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Higher education and entrepreneurial citizenship in Singapore

Søren Christensen

Focusing on Singapore's 'Global Schoolhouse' project, this article discusses how efforts to transform Singapore into a 'world class' knowledge economy entail changes to the status of citizenship in Singapore. The project of wooing top foreign universities to Singapore is permeated with an entrepreneurial ideal of Singapore as the 'Boston of the East'. Since Singaporeans tend to be viewed by the Singapore government as particularly risk averse compared to Westerners and other Asians, the government has increasingly relied on 'foreign talent' to provide entrepreneurial dynamism to Singapore. The expansion of high-quality university education in Singapore serves as a vehicle of this 'foreign talent' policy as much as it accommodates the needs of local students for higher education. The ensuing questions about citizenship in Singapore's knowledge economy are finally discussed in terms of a differentiated 'entrepreneurial citizenship'.

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The new tools of the science trade

Contested knowledge production and the conceptual vocabularies of academic capitalism

Steve G. Hoffman

Over the last three decades, scientists at research universities have responded in a wide variety of ways to the pressures of academic capitalism. Institutional research has under theorised this trend by assuming entrepreneurialism passively follows formal organisational change. In contrast, I treat academic capitalism not as but as a complex field characterised by contested knowledge production. An increased emphasis on knowledge capitalisation does not necessarily displace traditional academic values, although it may, but it has facilitated the diffusion of conceptual vocabularies that are retooling scientific culture and practice at the centre and margins. These vocabularies are (1) market‐oriented entrepreneurialism, (2) external consulting work, (3) consumer‐oriented research, and (4) interdisciplinarity. Their impact is diffuse across units, but involves processes of group and individual adoption, adaptation or resistance, as the case may be. Their local flavour varies by research domain, level and type of university embeddedness, and epistemic identity.

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Beyond Anthropology's Edges

Debunking the ‘Noble Anthropologist’, Practicing Pragmatism, and Embracing Entrepreneurialism

Cynthia Sear

article, I address this discomfort and disgust to propose in Douglasian fashion ( Douglas 1986 ) that the corporate anthropological researcher is often ‘matter out of place’ and that, relatedly, pragmatism and entrepreneurialism are typically ‘dirty’ words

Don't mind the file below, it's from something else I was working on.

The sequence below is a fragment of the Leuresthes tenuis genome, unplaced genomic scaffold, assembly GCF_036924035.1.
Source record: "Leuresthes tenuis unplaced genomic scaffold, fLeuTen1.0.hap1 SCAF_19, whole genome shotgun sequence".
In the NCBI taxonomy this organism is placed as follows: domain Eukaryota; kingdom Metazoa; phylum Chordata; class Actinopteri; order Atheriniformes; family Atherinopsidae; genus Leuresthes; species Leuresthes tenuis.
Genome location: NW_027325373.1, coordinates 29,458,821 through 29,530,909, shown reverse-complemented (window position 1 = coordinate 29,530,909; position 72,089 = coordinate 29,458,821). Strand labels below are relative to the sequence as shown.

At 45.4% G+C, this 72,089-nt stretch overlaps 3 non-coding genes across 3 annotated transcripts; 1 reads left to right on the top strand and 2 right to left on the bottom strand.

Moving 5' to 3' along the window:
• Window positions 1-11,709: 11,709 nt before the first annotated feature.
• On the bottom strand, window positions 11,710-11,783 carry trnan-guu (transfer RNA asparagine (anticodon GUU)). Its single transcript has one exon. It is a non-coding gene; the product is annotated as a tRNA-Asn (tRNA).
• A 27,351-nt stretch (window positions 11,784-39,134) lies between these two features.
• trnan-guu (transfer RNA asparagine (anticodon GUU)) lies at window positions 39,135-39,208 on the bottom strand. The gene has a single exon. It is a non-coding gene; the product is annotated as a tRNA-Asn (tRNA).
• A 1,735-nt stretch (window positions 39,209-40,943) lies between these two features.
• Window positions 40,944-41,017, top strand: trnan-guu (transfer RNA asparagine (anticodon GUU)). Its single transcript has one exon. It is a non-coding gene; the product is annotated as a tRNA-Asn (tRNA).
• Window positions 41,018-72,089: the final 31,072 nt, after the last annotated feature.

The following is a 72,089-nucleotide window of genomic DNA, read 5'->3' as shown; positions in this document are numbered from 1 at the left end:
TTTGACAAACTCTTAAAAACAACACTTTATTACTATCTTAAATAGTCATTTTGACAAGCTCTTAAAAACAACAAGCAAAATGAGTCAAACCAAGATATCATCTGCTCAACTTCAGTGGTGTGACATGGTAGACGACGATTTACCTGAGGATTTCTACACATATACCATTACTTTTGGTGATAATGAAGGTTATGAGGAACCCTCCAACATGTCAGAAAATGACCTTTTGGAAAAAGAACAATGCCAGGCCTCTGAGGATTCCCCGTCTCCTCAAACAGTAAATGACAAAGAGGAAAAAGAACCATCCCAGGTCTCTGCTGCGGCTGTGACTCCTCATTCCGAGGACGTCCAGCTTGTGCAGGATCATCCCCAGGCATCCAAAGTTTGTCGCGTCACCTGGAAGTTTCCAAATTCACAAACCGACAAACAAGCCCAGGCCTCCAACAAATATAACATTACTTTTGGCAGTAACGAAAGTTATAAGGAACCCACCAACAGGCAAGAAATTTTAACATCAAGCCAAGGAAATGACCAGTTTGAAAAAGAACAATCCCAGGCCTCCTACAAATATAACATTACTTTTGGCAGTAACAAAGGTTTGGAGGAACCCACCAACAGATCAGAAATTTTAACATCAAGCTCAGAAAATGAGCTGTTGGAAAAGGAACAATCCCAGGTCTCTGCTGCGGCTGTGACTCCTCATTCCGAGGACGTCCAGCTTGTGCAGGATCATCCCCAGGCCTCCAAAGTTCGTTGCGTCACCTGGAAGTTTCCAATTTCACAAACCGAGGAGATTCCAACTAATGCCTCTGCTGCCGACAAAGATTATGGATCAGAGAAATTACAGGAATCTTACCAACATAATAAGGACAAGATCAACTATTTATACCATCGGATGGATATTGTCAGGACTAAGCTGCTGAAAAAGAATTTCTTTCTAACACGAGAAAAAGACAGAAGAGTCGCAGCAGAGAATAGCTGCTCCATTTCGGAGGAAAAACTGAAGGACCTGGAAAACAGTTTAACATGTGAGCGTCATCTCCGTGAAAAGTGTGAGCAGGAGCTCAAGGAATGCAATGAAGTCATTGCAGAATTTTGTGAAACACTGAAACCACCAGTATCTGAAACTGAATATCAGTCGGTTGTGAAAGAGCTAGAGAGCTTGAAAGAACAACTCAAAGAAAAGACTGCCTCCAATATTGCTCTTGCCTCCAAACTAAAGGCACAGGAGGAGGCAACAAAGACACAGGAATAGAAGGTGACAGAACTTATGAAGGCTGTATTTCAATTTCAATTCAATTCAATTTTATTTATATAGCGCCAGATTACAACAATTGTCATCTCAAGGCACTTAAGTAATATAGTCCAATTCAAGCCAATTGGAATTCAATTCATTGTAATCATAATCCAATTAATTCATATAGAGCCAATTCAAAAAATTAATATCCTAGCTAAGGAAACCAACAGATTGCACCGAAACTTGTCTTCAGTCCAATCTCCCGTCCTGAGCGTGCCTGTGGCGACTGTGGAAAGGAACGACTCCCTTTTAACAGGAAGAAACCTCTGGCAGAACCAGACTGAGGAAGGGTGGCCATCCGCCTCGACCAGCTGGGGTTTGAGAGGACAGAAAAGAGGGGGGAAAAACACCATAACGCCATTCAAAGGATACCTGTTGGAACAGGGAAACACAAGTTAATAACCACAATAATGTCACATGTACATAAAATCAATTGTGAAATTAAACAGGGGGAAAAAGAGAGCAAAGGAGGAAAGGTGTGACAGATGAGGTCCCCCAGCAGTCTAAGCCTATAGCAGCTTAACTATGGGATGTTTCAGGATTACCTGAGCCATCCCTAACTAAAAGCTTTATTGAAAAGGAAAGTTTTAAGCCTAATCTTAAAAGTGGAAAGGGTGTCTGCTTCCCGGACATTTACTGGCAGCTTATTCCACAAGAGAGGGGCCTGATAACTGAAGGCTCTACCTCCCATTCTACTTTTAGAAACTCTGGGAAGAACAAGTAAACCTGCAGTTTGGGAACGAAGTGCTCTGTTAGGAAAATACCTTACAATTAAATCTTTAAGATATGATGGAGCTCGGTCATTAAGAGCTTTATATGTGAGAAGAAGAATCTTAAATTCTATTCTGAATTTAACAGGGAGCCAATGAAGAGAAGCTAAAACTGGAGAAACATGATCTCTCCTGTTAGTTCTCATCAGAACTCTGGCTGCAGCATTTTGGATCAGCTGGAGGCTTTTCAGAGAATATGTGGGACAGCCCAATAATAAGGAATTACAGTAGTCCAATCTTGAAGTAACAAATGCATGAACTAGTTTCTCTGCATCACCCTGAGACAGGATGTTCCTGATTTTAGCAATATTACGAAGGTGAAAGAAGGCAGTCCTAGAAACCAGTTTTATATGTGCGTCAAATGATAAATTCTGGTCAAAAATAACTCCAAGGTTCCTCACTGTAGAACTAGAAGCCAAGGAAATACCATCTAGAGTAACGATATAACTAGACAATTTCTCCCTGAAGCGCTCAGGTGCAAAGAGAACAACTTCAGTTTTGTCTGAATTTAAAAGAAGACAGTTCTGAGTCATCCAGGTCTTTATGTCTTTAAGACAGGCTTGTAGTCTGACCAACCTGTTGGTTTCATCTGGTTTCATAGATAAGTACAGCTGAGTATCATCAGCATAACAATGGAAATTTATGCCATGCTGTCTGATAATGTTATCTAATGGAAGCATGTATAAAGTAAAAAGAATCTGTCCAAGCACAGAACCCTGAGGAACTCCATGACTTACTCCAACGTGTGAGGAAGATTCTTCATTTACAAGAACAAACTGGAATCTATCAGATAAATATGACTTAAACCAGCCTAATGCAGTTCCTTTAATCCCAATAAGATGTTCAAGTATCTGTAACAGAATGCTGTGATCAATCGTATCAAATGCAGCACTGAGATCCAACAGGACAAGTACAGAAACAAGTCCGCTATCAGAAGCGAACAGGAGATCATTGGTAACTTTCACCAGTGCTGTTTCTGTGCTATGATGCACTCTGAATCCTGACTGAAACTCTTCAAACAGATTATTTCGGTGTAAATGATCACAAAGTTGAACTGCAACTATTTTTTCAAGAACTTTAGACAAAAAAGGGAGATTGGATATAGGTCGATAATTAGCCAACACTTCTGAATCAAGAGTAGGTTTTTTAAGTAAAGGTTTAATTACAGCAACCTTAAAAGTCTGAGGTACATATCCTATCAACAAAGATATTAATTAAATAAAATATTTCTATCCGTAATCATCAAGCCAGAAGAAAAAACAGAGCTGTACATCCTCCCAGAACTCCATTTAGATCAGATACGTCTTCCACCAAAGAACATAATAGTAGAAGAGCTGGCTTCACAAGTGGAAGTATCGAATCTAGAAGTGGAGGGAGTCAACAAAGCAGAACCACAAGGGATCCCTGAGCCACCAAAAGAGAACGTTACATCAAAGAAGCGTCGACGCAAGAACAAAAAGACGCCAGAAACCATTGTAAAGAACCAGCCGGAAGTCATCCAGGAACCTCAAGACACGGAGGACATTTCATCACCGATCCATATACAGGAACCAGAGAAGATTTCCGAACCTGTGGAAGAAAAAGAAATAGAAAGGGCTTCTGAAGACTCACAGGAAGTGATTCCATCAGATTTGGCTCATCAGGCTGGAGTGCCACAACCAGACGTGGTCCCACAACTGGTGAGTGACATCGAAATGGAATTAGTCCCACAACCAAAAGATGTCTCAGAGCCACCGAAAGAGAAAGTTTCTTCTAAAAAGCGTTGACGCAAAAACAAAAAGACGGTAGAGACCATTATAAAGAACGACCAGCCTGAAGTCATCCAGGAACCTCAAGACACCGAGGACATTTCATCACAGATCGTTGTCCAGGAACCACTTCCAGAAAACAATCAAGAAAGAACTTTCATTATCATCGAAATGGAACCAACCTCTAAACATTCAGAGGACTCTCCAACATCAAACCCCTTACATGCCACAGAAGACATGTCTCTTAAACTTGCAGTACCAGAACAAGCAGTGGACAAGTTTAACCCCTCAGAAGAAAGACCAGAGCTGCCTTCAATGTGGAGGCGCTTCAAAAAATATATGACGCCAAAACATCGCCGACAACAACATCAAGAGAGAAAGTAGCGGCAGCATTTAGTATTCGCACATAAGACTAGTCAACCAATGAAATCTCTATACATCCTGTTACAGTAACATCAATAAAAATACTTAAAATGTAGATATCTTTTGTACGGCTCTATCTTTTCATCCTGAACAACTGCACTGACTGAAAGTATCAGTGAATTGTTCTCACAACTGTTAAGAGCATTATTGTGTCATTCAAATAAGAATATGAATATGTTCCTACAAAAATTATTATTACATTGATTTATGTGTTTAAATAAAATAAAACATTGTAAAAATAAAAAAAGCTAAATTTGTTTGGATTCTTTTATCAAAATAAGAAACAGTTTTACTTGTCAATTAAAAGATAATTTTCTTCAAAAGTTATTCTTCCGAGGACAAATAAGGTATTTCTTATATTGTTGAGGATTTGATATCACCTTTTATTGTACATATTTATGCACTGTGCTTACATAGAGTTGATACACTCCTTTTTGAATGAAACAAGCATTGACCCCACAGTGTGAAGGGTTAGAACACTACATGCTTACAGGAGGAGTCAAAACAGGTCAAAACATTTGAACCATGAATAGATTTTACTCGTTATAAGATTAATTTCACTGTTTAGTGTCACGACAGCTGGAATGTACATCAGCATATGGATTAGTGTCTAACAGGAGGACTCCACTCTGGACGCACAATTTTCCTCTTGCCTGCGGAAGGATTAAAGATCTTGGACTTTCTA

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Competing for the Future

Play, Drama, and Rank in Amazonia

Natalia Buitron

community entrepreneurialism. Civilized living is mostly understood in terms of collective unity and political organization. This is because economic progress requires harnessing resources from the outside the group in order to achieve prosperity or

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Plan International's Digital Empowerment Campaign

Unlocking Healthy Futures for Girls?

Jacqueline Potvin and Laura Cayen

related to health. Neoliberalism, associated with market-driven approaches to social problems including global development, tends to prioritize efficiency, privatization, and individual entrepreneurialism ( Cornwall et al. 2008 ). Neoliberal approaches to

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Mobile Phones, Farmers, and the Unsettling of Geertz's Moroccan Suq/Bazaar Economy

Hsain Ilahiane

-eastern Morocco. The third describes my research methods and findings. The fourth deals with the mobile phone and the spirit of entrepreneurialism. Finally, the last section delves into the use of the mobile phone for information search and the levelling of

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Virtual (Dis)orientations and the Luminosity of Disabled Girlhood

Anastasia Todd

entrepreneurialism. However tempting it would be to dismiss all disabled bodies as surplus to capital, contemporary iterations of ablenationalism, a logic that undergirds the production of disability, work to recapacitate certain exceptional disabled bodies, like

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How to Survive the Postfeminist Impasse

Grace Helbig’s Affective Aesthetics

Catherine McDermott

, the method and purpose of their narration, and, most importantly for my analysis, in the affect produced by each video, which in turn shapes the types of girlhood they re/construct. Authentic Girlhood Neoliberal entrepreneurialism is intimately

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Studying Gender While ‘Studying Up’

On Ethnography and Epistemological Hegemony

Samantha Breslin

://doi.org/10.3167/aia.2008.150204 . Breslin , S. ( 2018 ), ‘ The Making of Computer Scientists: Rendering Technical Knowledge, Gender, and Entrepreneurialism in Singapore ’, PhD Dissertation ( St. John's, NL : Memorial University of Newfoundland

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Book Reviews

Estella Carpi, Sandy F. Chang, Kristy A. Belton, Katja Swider, Naluwembe Binaisa, Magdalena Kubal-Czerwińska, and Jessie Blackbourn

-returnees in Buduburam. Chapter 7 powerfully smashes the myth of self-reliance by reminding us of the danger of self-help and entrepreneurialism discourses in protracted displacement. UNHCR cannot be held responsible in a limited fashion: once humanitarian